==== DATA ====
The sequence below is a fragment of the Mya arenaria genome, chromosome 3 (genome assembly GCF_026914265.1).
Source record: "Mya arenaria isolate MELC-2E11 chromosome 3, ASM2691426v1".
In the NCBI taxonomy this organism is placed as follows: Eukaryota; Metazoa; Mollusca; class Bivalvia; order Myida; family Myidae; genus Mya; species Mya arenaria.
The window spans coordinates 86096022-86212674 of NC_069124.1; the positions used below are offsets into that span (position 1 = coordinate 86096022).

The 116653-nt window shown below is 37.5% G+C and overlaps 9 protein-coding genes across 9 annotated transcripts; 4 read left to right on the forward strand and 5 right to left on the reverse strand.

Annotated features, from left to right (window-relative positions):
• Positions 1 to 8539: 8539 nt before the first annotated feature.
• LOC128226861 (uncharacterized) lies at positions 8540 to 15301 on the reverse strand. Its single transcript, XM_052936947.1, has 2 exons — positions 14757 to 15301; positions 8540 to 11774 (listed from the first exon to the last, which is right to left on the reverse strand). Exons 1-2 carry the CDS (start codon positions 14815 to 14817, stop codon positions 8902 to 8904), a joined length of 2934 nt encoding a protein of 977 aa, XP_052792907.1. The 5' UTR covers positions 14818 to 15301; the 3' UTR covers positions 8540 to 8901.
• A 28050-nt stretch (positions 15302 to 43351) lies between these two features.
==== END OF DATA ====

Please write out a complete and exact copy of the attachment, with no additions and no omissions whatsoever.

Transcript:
The sequence below is a fragment of the Mya arenaria genome, chromosome 3 (genome assembly GCF_026914265.1).
Source record: "Mya arenaria isolate MELC-2E11 chromosome 3, ASM2691426v1".
In the NCBI taxonomy this organism is placed as follows: Eukaryota; Metazoa; Mollusca; class Bivalvia; order Myida; family Myidae; genus Mya; species Mya arenaria.
The window spans coordinates 86096022-86212674 of NC_069124.1; the positions used below are offsets into that span (position 1 = coordinate 86096022).

The 116653-nt window shown below is 37.5% G+C and overlaps 9 protein-coding genes across 9 annotated transcripts; 4 read left to right on the forward strand and 5 right to left on the reverse strand.

Annotated features, from left to right (window-relative positions):
• Positions 1 to 8539: 8539 nt before the first annotated feature.
• LOC128226861 (uncharacterized) lies at positions 8540 to 15301 on the reverse strand. Its single transcript, XM_052936947.1, has 2 exons — positions 14757 to 15301; positions 8540 to 11774 (listed from the first exon to the last, which is right to left on the reverse strand). Exons 1-2 carry the CDS (start codon positions 14815 to 14817, stop codon positions 8902 to 8904), a joined length of 2934 nt encoding a protein of 977 aa, XP_052792907.1. The 5' UTR covers positions 14818 to 15301; the 3' UTR covers positions 8540 to 8901.
• A 28050-nt stretch (positions 15302 to 43351) lies between these two features.